Friday, 31 October 2008

Spooky Trees

Mad pollarding in York, by Skeldergate Bridge.

Mad pollarding in Bury St Edmunds, by the Norman Tower.

I always think there's something a bit otherwordly about severely pollarded trees. So I thought this would be a good post to do for Halloween. And the Bury St Edmunds photo was taken in the Great Churchyard.

Ruby is in Bury St Edmunds for the week, where she formerly lived and blogged. This post is part of a series to run until her return to York, comparing the two towns.

Thursday, 30 October 2008

Big Hair at St Williams College

The day I got married I had big hair. I went to get my hair done in a salon somewhere quite near the scene of this photo on the morning of my wedding, and came out with a massive bouffante. By the time I had my photo taken looking out of one of the top windows of the courtyard inside St Williams College (above), where we had our wedding reception, it had flopped a bit, but was big compared to how it normally is. Had I fallen out of said window, there was still a good chance my hair would have worked as an already-open parachute.

Although big hair was a change from my usual flat hair, all things considered, I would probably not go large on a haircut again.

Wednesday, 29 October 2008

Iconic Statues

There is a very good opportunity for a silly photo if you are posing next to this statue. You can actually hang your bag / umbrella / whatever you have with you, from Constantine's extended hand. Very irreverent of course, but in York, no one much minds. This statue has been here only for about 10 years but has quickly become one of the city's iconic symbols.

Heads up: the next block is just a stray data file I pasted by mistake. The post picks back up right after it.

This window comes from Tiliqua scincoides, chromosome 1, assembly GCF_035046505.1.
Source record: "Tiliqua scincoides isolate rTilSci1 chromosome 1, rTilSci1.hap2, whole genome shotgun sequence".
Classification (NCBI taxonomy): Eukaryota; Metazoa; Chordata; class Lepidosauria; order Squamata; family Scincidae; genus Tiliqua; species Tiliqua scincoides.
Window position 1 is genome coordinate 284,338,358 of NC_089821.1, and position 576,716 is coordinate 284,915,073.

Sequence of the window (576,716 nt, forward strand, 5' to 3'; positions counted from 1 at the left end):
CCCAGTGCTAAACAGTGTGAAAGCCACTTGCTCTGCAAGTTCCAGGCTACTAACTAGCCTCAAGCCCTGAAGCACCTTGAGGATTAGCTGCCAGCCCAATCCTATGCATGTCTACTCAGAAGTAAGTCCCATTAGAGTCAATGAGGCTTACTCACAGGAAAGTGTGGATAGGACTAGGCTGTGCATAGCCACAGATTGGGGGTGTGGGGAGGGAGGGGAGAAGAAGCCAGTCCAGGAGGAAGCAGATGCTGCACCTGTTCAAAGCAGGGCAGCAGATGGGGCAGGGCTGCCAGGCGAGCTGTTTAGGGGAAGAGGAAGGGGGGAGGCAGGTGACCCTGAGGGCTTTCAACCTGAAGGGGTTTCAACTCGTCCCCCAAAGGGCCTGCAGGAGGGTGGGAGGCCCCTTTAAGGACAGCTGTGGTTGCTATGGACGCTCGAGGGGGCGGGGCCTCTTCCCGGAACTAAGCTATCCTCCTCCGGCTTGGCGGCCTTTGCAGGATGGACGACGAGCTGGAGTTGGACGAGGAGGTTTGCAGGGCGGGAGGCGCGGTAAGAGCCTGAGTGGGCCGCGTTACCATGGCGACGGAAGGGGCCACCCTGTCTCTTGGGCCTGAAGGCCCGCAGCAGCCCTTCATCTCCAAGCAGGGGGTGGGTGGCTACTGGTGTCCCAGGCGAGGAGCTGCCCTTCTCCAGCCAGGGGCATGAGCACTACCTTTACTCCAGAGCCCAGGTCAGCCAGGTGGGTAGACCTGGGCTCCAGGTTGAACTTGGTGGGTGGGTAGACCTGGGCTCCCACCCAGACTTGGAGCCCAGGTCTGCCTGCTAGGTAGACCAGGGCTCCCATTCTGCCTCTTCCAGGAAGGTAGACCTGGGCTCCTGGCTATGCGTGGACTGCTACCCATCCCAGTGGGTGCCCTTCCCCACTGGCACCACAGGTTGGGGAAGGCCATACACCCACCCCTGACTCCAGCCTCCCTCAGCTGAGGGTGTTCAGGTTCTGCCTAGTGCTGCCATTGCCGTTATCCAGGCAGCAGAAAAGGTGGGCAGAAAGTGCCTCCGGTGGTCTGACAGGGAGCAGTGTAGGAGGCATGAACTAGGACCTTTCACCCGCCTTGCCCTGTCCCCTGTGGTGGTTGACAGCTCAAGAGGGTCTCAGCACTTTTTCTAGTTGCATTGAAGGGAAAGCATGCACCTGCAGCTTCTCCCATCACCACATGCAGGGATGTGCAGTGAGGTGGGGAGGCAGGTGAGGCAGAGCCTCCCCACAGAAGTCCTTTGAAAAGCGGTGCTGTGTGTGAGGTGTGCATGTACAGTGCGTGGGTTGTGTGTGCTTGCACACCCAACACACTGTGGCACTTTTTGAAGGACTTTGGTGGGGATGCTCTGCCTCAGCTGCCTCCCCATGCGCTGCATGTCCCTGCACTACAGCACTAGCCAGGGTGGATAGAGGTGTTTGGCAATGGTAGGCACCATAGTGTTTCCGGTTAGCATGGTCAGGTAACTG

So what does the Roman Emperor Constantine have to do with York? Well, he was actually proclaimed Emporer in York, in 306, and the statue's plaque tells us that after his conversion to Christianity, he "established the foundations of Western Christendom."

This is a statue of St Edmund by Elizabeth Frink. He stands rather spookily between St Edmundsbury Cathedral and the Great Churchyard. There is an ongoing local campaign in East Anglia to reinstate St Edmund as patron saint of Britain (he was ousted by St George). The original St Edmund, King of East Anglia was killed by the Danes in 869, at Bradfield just outside Bury St Edmunds. Don't try hanging anything from this statue. The locals would lynch you.

Ruby is in Bury St Edmunds for the week, where she formerly lived and blogged. This post is part of a series to run until her return to York, comparing the two towns.

Tuesday, 28 October 2008


"I know, having visited York, that you come away thinking nice Minster - shame about the toilets'." Richard Chisnell, Director of the British Toilet Association.